More than two decades after 'Once Were Warriors,' Lee Tamahori returns to New Zealand with a metaphor of Maori oppression.
Seen through the eyes of a Maori teen on the brink of manhood, “The Patriarch” plays like a classic Western as it proudly expands the still-limited canon of essential films about New Zealand’s tribal people, telling of a young man who dares to stand up to both his domineering grandfather and The Man at a time when equality and respect were in short supply for natives. Adapted from “The Whale Rider” author Witi Ihimaera’s most personal novel, “Bulibasha: King of the Gypsies,” this well-crafted (and wisely retitled) 1960s family saga marks a return to Maori roots for “Once Were Warriors” helmer Lee Tamahori, who went off and made a series of blockbuster action movies, including “Die Another Day” and “The Edge,” before landing in director jail with “The Devil’s Double.” What better way to regroup than by tackling such a sincere homage to his homeland, which blends incredible cultural specificity with Tamahori’s internationally accessible storytelling style?
Fourteen-year-old Simeon Mahana (Akuhata Keefe) is just a shaggy-haired kid when we meet him, and though he’s already tall enough to fancy himself a man, he has quite a bit of maturing still to do. Of course, no child appreciates being underestimated by his elders, and few could blame Simeon for resenting his grandfather Tamihana (Temuera Morrison) when the inflexible old man asks him to stay behind with the womenfolk while the grown men go off to work shearing the white men’s sheep. Still, Simeon is in no place to argue with Tamihana, who fought hard to earn the land, love and livelihood that serve as the foundation for the Mahana family, and in a gesture of begrudging respect, the lad does his best to honor the clan’s undisputed rule-maker.
At school, however, Simeon’s teacher (Fraser Brown) quotes a line from George Bernard Shaw that adds fuel to the young man’s frustrations: “A family is a tyranny ruled over by its weakest member.” Where everyone else sees strength in Tamihana’s unwavering rule of law, Simeon begins to realize that his grandfather’s rigid nature may actually be a cover for certain frailties of character, which ever so gradually gives the boy the confidence to stand up not only to Tamihana, but also to other authority figures as well — as in the film’s most impactful scene, during a class field trip to a local courthouse where Maori defendants are forbidden from speaking their own language, when Simeon challenges one of the judge’s harsher sentences.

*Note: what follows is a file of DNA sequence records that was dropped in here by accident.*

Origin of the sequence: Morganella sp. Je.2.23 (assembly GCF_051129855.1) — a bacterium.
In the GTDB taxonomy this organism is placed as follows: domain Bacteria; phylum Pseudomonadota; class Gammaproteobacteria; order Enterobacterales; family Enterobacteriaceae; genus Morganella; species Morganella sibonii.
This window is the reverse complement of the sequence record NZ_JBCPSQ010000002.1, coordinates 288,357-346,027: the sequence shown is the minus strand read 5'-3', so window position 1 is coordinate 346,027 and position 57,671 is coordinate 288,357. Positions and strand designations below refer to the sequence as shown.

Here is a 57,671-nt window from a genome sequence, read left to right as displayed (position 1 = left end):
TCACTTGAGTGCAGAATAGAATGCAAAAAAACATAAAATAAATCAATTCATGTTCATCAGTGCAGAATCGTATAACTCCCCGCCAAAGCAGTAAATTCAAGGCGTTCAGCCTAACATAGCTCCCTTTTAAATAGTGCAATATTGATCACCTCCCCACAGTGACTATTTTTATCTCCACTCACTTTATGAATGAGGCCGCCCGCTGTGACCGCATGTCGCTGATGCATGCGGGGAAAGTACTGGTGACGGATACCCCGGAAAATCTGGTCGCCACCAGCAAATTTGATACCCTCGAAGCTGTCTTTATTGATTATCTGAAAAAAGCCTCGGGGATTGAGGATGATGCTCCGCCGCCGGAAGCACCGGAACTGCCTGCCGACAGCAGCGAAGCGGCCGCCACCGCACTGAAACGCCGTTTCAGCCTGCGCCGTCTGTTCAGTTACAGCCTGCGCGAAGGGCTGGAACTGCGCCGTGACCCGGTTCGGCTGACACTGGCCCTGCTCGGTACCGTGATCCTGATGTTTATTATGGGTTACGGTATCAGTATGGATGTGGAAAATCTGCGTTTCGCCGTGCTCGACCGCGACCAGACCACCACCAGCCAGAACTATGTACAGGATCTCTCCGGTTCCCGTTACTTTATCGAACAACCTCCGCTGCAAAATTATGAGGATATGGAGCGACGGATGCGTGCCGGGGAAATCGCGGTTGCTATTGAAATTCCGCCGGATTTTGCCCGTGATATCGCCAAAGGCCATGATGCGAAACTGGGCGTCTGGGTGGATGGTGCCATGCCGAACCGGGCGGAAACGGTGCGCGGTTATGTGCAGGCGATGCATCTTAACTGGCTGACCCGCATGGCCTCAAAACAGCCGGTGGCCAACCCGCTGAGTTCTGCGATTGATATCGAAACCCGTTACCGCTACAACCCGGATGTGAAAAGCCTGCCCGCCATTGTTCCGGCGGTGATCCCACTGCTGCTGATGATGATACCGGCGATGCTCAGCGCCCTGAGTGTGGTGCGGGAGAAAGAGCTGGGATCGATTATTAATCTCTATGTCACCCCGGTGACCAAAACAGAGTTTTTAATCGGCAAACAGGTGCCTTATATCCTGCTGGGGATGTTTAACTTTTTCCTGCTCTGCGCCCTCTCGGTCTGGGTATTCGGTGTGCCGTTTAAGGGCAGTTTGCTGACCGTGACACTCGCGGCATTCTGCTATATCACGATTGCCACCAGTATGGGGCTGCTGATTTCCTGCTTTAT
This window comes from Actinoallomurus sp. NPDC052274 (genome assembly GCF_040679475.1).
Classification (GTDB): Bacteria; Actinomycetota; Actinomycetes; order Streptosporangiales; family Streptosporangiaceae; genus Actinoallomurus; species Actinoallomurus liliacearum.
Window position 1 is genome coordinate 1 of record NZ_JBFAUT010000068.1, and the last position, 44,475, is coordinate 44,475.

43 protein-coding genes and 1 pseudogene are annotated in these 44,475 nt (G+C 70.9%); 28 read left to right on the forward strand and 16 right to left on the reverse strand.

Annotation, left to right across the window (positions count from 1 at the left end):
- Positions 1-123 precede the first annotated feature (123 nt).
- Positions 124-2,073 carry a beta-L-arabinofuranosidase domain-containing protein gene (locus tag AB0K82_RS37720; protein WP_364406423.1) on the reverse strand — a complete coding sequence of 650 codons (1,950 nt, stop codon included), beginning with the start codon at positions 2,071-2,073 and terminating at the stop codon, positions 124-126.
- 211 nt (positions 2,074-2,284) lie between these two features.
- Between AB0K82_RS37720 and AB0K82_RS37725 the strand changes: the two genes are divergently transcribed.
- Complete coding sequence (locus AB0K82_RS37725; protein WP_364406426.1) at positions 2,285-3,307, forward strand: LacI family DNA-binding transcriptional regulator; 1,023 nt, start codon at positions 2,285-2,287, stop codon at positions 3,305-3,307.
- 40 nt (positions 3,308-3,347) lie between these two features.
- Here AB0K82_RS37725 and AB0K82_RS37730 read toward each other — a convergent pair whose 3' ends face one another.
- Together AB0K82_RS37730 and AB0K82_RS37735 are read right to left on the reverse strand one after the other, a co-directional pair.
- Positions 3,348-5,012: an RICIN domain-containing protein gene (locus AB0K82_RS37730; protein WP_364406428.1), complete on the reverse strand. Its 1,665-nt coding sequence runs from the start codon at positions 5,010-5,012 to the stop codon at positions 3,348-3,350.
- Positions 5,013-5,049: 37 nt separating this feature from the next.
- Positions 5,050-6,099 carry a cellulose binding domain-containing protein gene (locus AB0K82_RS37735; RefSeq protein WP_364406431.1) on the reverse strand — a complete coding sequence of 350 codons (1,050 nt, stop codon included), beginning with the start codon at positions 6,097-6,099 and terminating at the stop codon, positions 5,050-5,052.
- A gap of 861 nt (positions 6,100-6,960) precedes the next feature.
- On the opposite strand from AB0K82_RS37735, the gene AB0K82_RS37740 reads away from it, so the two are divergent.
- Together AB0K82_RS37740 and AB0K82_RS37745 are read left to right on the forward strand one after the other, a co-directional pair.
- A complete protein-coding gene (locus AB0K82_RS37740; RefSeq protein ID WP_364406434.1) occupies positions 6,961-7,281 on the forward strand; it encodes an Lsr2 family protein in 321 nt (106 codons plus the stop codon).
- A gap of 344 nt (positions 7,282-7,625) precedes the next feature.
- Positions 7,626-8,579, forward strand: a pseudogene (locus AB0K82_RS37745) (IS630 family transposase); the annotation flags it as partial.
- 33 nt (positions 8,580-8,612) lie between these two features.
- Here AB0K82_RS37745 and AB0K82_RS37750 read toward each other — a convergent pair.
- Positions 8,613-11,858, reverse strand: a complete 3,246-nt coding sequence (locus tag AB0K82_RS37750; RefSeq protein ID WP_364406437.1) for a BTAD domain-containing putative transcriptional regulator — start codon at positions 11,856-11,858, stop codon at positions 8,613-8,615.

Though the film tends not to dwell on the strained dynamic between white settlers and the Maori people, this courtroom confrontation suggests that Tamihana’s iron-willed patriarchy may in fact be a metaphor for the greater injustice done by the Europeans who colonized the country: In addition to making and enforcing the laws, white men controlled the land, while natives were expected to be grateful for what little autonomy they were allowed. Likewise, Tamihana keeps his five children in check by lending (but never outright giving) them his land, telling them who and when they can marry, and so on — all this while cultivating a feud with the region’s other sheep-shearing family, the Poatas.